Despite the challenges posed by taxes imposed in 2023, efforts have been made to ensure the provision of essential services to the public without any shortcomings. Mr. Gunasiri emphasized that if individuals or businesses are unreasonably increasing the prices of goods, both the government and the public have the means to take necessary measures in response.

Comparing global standards, Mr. Gunasiri highlighted that in many countries, VAT revenue constitutes between 6-8% of the Gross Domestic Product (GDP). However, in Sri Lanka, the VAT revenue for the current year is at 2.2% of GDP. The expectation is to increase VAT revenue to around 4% of GDP in 2024. While acknowledging that this is not an optimal level, Mr. Gunasiri stressed the importance of implementing mechanisms for sustained economic activities. To achieve this, the 2024 budget has proposed a comprehensive program for the digitization and integration of all institutions.

Commissioner of the Department of Inland Revenue, Mr. A. M. Nafeer, outlined the responsibilities assigned to the Local Revenue Department for implementing the tax act passed by the Parliament. Currently focusing on expanding the tax base, Mr. Nafeer provided key statistics regarding the increase in registered taxpayers. In 2022, 73,444 companies were registered, a number that grew to 81,909 by the end of November 2023.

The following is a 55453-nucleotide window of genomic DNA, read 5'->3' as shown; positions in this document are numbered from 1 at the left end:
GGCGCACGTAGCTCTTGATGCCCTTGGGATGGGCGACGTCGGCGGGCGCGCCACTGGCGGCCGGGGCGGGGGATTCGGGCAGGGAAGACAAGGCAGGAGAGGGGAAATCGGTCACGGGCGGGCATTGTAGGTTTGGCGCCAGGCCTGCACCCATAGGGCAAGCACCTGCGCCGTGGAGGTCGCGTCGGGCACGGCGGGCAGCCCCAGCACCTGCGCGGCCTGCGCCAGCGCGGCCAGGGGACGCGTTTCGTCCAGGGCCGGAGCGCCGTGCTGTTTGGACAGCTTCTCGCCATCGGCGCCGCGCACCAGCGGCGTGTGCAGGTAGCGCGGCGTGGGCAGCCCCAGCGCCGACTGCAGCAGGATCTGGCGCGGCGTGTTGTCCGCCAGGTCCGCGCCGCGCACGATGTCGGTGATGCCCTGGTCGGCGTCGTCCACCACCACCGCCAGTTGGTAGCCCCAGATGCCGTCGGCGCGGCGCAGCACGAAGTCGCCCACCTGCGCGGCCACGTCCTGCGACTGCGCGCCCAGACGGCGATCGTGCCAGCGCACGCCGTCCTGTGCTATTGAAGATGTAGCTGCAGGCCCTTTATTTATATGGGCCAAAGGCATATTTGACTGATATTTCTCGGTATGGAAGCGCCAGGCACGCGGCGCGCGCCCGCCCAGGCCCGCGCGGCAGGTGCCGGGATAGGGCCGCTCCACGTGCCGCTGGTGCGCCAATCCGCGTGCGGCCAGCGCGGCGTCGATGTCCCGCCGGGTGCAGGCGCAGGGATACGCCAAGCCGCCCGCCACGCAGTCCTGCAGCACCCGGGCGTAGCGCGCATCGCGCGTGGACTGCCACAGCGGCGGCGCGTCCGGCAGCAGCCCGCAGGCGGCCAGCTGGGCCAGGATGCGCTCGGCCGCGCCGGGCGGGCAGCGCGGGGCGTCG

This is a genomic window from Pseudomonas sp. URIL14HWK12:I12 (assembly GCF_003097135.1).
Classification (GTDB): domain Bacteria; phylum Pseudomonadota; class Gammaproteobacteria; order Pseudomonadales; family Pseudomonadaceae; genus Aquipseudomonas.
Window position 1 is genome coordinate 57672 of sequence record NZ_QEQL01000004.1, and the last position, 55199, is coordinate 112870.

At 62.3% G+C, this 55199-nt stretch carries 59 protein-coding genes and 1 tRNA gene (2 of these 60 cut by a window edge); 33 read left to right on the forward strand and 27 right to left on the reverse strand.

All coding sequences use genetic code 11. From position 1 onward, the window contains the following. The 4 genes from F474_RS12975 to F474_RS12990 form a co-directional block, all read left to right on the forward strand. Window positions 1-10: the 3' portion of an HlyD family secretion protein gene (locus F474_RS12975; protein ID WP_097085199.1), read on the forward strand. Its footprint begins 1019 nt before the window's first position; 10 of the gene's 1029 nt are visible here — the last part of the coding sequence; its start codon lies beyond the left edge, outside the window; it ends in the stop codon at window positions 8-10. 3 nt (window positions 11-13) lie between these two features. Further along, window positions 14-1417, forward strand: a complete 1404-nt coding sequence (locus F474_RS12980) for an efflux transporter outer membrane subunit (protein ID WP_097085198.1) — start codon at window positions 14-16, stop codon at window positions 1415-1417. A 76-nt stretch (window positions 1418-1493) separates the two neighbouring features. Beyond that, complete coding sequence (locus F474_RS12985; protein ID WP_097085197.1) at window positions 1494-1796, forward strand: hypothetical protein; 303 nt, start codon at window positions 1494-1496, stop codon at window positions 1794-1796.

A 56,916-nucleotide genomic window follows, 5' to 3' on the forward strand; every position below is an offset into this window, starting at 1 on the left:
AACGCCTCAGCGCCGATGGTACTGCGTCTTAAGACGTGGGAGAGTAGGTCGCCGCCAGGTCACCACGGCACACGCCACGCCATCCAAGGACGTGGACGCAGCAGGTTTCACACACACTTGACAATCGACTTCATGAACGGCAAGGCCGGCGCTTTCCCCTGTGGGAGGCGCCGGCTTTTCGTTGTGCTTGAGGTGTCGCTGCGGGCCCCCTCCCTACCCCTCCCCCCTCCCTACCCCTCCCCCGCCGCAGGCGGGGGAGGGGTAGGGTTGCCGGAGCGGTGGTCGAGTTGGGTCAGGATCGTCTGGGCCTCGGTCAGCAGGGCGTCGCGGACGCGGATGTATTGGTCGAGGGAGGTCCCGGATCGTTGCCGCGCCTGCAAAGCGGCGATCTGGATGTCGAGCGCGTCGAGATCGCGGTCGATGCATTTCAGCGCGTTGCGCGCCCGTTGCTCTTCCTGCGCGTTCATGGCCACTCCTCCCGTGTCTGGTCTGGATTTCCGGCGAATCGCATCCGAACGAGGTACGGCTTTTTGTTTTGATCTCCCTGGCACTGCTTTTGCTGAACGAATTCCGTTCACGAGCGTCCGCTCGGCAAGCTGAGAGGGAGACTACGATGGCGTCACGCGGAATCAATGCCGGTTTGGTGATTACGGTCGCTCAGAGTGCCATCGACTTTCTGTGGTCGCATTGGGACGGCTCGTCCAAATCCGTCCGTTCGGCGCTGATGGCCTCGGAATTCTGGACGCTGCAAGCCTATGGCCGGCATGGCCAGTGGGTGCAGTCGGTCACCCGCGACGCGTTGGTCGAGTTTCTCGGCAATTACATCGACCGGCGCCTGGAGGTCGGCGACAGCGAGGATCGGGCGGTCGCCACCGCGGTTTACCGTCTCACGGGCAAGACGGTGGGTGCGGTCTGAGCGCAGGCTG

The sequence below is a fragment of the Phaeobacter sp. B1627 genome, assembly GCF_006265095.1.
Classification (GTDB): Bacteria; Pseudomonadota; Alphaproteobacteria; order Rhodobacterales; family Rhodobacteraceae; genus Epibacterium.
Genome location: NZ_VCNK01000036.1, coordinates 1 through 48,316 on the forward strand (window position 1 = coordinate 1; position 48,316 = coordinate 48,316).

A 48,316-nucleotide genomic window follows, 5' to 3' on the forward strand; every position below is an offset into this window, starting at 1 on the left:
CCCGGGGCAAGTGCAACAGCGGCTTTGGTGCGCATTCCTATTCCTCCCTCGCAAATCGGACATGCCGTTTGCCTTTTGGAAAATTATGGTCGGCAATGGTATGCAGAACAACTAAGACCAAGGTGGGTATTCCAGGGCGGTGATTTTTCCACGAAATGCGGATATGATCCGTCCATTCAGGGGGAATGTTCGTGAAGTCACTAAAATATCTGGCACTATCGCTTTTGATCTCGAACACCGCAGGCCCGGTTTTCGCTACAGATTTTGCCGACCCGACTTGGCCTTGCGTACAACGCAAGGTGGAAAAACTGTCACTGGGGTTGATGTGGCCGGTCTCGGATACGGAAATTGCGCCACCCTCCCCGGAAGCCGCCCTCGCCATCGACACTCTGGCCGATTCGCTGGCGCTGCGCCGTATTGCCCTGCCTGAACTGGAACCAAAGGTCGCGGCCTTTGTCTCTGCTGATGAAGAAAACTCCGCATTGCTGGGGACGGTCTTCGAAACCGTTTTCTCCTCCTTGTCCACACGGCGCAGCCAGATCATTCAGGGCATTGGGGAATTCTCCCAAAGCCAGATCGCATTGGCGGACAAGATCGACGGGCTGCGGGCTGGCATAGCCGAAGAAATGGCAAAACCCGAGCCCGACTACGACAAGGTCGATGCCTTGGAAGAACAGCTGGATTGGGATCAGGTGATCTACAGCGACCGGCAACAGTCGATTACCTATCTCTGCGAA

For individuals, the count rose from 204,467 in 2022 to 500,196 by the end of November this year. Joint ventures saw an increase from 13,776 to 15,579. Income tax registrations surged from 41,636 to 242,679, while VAT registrations rose from 10,604 to 13,546.

Highlighting the financial impact, Mr. Nafeer noted that the income of the Inland Revenue Department, which was Rs. 1,025 billion in 2019, decreased to Rs. 500 billion in 2020. However, this year witnessed a significant increase to Rs. 1,500 billion, achieved through broadening the tax base and modifying tax rates.

To enhance tax compliance, Mr. Nafeer emphasized that starting from January 2024, all individuals above the age of 18 must obtain a Tax Identification Number (TIN) from the Inland Revenue Department. He clarified that obtaining the registration number and opening tax files are distinct processes. While everyone has a national identity card number, the Inland Revenue Department’s registration number (TIN Number) is also mandatory. It is essential to open a file for income tax payment only if individuals have sufficient income to be liable for taxation.